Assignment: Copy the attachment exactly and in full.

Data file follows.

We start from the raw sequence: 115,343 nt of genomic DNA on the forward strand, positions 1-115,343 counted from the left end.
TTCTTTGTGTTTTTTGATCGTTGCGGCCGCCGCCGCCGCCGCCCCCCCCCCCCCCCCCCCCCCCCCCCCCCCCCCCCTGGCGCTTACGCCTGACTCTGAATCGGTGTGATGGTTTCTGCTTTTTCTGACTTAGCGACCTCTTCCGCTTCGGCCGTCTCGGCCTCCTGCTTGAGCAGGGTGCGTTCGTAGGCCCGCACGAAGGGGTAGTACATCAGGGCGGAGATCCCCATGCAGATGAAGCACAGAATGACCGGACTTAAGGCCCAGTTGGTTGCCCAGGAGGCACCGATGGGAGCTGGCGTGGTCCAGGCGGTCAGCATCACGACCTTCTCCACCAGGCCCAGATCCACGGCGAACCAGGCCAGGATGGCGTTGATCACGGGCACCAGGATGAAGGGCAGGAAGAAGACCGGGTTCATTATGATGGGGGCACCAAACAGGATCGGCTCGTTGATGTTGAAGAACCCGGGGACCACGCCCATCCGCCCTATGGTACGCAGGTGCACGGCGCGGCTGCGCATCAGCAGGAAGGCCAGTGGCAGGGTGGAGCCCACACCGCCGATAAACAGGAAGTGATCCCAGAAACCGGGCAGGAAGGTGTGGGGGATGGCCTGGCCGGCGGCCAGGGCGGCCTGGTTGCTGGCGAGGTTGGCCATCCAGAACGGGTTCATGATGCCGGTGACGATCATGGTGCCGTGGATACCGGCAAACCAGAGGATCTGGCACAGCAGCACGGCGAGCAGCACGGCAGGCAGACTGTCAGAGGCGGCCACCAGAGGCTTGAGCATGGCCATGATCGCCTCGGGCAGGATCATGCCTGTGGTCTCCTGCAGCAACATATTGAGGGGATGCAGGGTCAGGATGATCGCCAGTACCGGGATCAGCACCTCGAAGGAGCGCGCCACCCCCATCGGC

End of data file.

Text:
We start from the raw sequence: 115,343 nt of genomic DNA on the forward strand, positions 1-115,343 counted from the left end.
TTCTTTGTGTTTTTTGATCGTTGCGGCCGCCGCCGCCGCCGCCCCCCCCCCCCCCCCCCCCCCCCCCCCCCCCCCCCTGGCGCTTACGCCTGACTCTGAATCGGTGTGATGGTTTCTGCTTTTTCTGACTTAGCGACCTCTTCCGCTTCGGCCGTCTCGGCCTCCTGCTTGAGCAGGGTGCGTTCGTAGGCCCGCACGAAGGGGTAGTACATCAGGGCGGAGATCCCCATGCAGATGAAGCACAGAATGACCGGACTTAAGGCCCAGTTGGTTGCCCAGGAGGCACCGATGGGAGCTGGCGTGGTCCAGGCGGTCAGCATCACGACCTTCTCCACCAGGCCCAGATCCACGGCGAACCAGGCCAGGATGGCGTTGATCACGGGCACCAGGATGAAGGGCAGGAAGAAGACCGGGTTCATTATGATGGGGGCACCAAACAGGATCGGCTCGTTGATGTTGAAGAACCCGGGGACCACGCCCATCCGCCCTATGGTACGCAGGTGCACGGCGCGGCTGCGCATCAGCAGGAAGGCCAGTGGCAGGGTGGAGCCCACACCGCCGATAAACAGGAAGTGATCCCAGAAACCGGGCAGGAAGGTGTGGGGGATGGCCTGGCCGGCGGCCAGGGCGGCCTGGTTGCTGGCGAGGTTGGCCATCCAGAACGGGTTCATGATGCCGGTGACGATCATGGTGCCGTGGATACCGGCAAACCAGAGGATCTGGCACAGCAGCACGGCGAGCAGCACGGCAGGCAGACTGTCAGAGGCGGCCACCAGAGGCTTGAGCATGGCCATGATCGCCTCGGGCAGGATCATGCCTGTGGTCTCCTGCAGCAACATATTGAGGGGATGCAGGGTCAGGATGATCGCCAGTACCGGGATCAGCACCTCGAAGGAGCGCGCCACCCCCATCGGC